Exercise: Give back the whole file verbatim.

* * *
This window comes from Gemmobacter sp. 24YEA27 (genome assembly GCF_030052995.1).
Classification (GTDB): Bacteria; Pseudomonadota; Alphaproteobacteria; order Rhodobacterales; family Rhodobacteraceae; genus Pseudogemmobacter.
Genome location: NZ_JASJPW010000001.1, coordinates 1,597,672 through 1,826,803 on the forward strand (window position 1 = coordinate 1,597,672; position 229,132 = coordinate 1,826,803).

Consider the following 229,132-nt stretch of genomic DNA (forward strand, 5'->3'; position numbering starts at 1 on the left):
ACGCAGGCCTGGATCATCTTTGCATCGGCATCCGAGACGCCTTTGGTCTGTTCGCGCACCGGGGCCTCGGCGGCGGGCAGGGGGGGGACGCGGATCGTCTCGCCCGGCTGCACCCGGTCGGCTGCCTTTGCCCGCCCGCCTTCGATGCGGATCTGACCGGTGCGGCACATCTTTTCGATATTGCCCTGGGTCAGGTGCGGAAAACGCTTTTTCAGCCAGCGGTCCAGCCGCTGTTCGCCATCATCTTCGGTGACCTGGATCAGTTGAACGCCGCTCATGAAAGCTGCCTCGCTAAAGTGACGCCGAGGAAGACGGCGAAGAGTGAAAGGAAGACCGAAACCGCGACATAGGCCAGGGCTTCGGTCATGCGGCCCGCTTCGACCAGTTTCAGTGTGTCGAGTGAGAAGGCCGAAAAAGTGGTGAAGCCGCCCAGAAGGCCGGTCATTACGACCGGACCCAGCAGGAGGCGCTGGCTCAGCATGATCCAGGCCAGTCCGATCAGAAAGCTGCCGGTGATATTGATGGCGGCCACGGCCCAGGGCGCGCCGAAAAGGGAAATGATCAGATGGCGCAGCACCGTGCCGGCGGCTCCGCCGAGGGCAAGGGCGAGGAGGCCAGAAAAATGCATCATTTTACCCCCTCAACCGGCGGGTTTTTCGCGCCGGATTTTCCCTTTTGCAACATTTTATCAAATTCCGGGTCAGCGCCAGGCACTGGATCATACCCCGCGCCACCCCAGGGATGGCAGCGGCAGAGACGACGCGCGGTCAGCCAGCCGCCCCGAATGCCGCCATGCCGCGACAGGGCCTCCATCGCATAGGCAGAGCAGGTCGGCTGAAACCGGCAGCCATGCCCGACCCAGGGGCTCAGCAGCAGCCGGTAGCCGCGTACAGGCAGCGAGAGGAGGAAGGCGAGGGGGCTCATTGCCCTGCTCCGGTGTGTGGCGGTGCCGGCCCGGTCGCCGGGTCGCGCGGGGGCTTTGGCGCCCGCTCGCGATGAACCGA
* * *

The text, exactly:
This window comes from Gemmobacter sp. 24YEA27 (genome assembly GCF_030052995.1).
Classification (GTDB): Bacteria; Pseudomonadota; Alphaproteobacteria; order Rhodobacterales; family Rhodobacteraceae; genus Pseudogemmobacter.
Genome location: NZ_JASJPW010000001.1, coordinates 1,597,672 through 1,826,803 on the forward strand (window position 1 = coordinate 1,597,672; position 229,132 = coordinate 1,826,803).

Consider the following 229,132-nt stretch of genomic DNA (forward strand, 5'->3'; position numbering starts at 1 on the left):
ACGCAGGCCTGGATCATCTTTGCATCGGCATCCGAGACGCCTTTGGTCTGTTCGCGCACCGGGGCCTCGGCGGCGGGCAGGGGGGGGACGCGGATCGTCTCGCCCGGCTGCACCCGGTCGGCTGCCTTTGCCCGCCCGCCTTCGATGCGGATCTGACCGGTGCGGCACATCTTTTCGATATTGCCCTGGGTCAGGTGCGGAAAACGCTTTTTCAGCCAGCGGTCCAGCCGCTGTTCGCCATCATCTTCGGTGACCTGGATCAGTTGAACGCCGCTCATGAAAGCTGCCTCGCTAAAGTGACGCCGAGGAAGACGGCGAAGAGTGAAAGGAAGACCGAAACCGCGACATAGGCCAGGGCTTCGGTCATGCGGCCCGCTTCGACCAGTTTCAGTGTGTCGAGTGAGAAGGCCGAAAAAGTGGTGAAGCCGCCCAGAAGGCCGGTCATTACGACCGGACCCAGCAGGAGGCGCTGGCTCAGCATGATCCAGGCCAGTCCGATCAGAAAGCTGCCGGTGATATTGATGGCGGCCACGGCCCAGGGCGCGCCGAAAAGGGAAATGATCAGATGGCGCAGCACCGTGCCGGCGGCTCCGCCGAGGGCAAGGGCGAGGAGGCCAGAAAAATGCATCATTTTACCCCCTCAACCGGCGGGTTTTTCGCGCCGGATTTTCCCTTTTGCAACATTTTATCAAATTCCGGGTCAGCGCCAGGCACTGGATCATACCCCGCGCCACCCCAGGGATGGCAGCGGCAGAGACGACGCGCGGTCAGCCAGCCGCCCCGAATGCCGCCATGCCGCGACAGGGCCTCCATCGCATAGGCAGAGCAGGTCGGCTGAAACCGGCAGCCATGCCCGACCCAGGGGCTCAGCAGCAGCCGGTAGCCGCGTACAGGCAGCGAGAGGAGGAAGGCGAGGGGGCTCATTGCCCTGCTCCGGTGTGTGGCGGTGCCGGCCCGGTCGCCGGGTCGCGCGGGGGCTTTGGCGCCCGCTCGCGATGAACCGA